Originally published in Romanian on Teen Press
Twenty thousand years in the future, mankind has advanced into an interstellar civilisation that has banned artificial intelligence and spread on countless planets. These are ruled by feudal houses are under the command of a single Padishah Emperor, the emperor of the known universe. In addition, there are two other dominant forces in the empire: the Bene Gesserit sisterhood, a physically and mentally advanced society whose only goal is creating the ultimate human and the Spacing Guild who hold a monopoly over interplanetary travel. Both draw their strength from melange, the most precious substance in the universe. “The poison that gives life”, melange is a powerful narcotic that improves health, increases life expectancy and can awaken dormant parts of the mind and extend perception. Melange is found on only one planet: Arrakis, Dune, the desert planet.
Frank Herbert opens the plot with the young Paul Atreides. Son of Duke Leto, at 15 he witnesses the emperor’s decision to give his house stewardship of Dune. This is part of a plot planned by both the emperor and the Baron Harkonnen, arch enemy of the Atreides and leader of the Harkonnens. On Arrakis, Paul encounters a world dominated by desert, where water is the most precious commodity of the native population, the Fremen. Fierce warriors, they offer shelter to Paul and his mother when House Atreides comes under attack from the Harkonnens. Influenced by melange and the fremen survival teachings, Paul becomes Muad’Dib, the fremen leader bent on revenge.
First published in 1965, Dune is the best selling Sci-Fi novel. Readers should prepare for an almost dizzying level of details and names (some of which will twist your tongue in a knot). Herbert’s vision, a society relying on the mental and physical abilities of individuals who can live for hundreds of years, is unique within the genre. He doesn’t shy away from making it necessary to know all of these traditions in order to understand the narrative. Even more, every chapter is preceded by fragments from imaginary publications that are part of the story’s universe. The former is complex enough that Dune comes with a map and an index of terms.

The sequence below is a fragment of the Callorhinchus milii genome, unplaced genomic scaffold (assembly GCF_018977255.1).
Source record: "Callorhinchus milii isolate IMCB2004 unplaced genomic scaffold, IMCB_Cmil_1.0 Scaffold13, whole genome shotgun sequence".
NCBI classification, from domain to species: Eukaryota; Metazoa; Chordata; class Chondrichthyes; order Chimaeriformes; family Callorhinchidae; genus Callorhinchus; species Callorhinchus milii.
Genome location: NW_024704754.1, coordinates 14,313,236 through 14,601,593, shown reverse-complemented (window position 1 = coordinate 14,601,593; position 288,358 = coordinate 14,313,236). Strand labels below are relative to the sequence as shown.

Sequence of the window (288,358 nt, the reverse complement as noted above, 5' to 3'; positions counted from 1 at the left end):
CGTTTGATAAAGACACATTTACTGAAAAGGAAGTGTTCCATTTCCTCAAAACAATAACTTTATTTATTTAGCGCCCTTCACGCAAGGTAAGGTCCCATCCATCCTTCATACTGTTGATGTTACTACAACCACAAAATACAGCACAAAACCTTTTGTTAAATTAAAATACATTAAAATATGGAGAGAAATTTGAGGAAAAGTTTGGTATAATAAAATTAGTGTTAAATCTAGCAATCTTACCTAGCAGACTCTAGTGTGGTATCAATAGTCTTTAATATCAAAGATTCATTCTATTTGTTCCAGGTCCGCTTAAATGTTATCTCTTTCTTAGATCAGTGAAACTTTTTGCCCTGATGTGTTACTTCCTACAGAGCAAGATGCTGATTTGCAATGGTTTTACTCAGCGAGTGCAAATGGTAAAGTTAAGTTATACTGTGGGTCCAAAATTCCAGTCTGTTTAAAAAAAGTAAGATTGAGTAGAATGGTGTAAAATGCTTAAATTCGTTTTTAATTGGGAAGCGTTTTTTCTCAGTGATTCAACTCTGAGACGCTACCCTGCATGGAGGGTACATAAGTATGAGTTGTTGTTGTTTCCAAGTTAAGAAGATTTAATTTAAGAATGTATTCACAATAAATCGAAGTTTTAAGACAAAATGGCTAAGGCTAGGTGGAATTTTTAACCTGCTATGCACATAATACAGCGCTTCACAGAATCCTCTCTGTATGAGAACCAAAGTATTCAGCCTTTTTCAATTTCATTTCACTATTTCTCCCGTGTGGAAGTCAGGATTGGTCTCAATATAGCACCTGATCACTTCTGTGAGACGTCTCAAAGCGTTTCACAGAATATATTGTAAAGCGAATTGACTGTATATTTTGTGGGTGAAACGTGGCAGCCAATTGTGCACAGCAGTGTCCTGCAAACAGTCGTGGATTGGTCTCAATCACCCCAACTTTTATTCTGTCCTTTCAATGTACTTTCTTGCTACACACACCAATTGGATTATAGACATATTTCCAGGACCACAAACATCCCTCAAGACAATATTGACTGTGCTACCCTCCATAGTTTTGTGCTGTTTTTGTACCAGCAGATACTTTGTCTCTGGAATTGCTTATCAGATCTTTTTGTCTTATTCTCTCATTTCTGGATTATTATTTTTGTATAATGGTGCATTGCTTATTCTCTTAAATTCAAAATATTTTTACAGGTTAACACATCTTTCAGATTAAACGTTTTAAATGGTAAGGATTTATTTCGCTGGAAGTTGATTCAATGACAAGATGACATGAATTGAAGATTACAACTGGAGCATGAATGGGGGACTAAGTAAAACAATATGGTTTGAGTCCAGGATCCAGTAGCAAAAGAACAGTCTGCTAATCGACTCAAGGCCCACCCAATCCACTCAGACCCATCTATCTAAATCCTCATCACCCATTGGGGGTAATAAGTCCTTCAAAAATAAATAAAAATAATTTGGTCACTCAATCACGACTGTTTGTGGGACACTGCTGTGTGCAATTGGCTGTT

The mind of every character is open to interrogation. Paul Atreides is a hero in the making, the young boy who swears revenge to those who murdered his father. His mother, Jessica, needs to protect her son but also train him into a worthy leader. Thoughts, feelings and states of mind are described in detail and often precede dialogue.
The biggest challenge is Paul’s mind who, upon contact with melange, starts having visions of the future. But these are merely blurry images of obscure objects. Spirituality is something common in the novel and you’ll have to pay attention in order to understand the plot and actions of characters.
In many ways, Dune is the novel that makes you mature. There have been five sequels and Brian Herbert expanded the “Duniverse” long after his father’s death. The plot abandons Paul’s innocence in favour of politics, religion and at times love. The young Atreides is confronted by the idea of leading a group of fanatics and becoming a desert-Jesus.
If all of this sounds interesting or if you’re simply excited by the idea of a world where you dodge giant sandworms and where the future is nothing more than a valley you can see from the top of a hill, the lookup Dune and step on the Arakian dessert.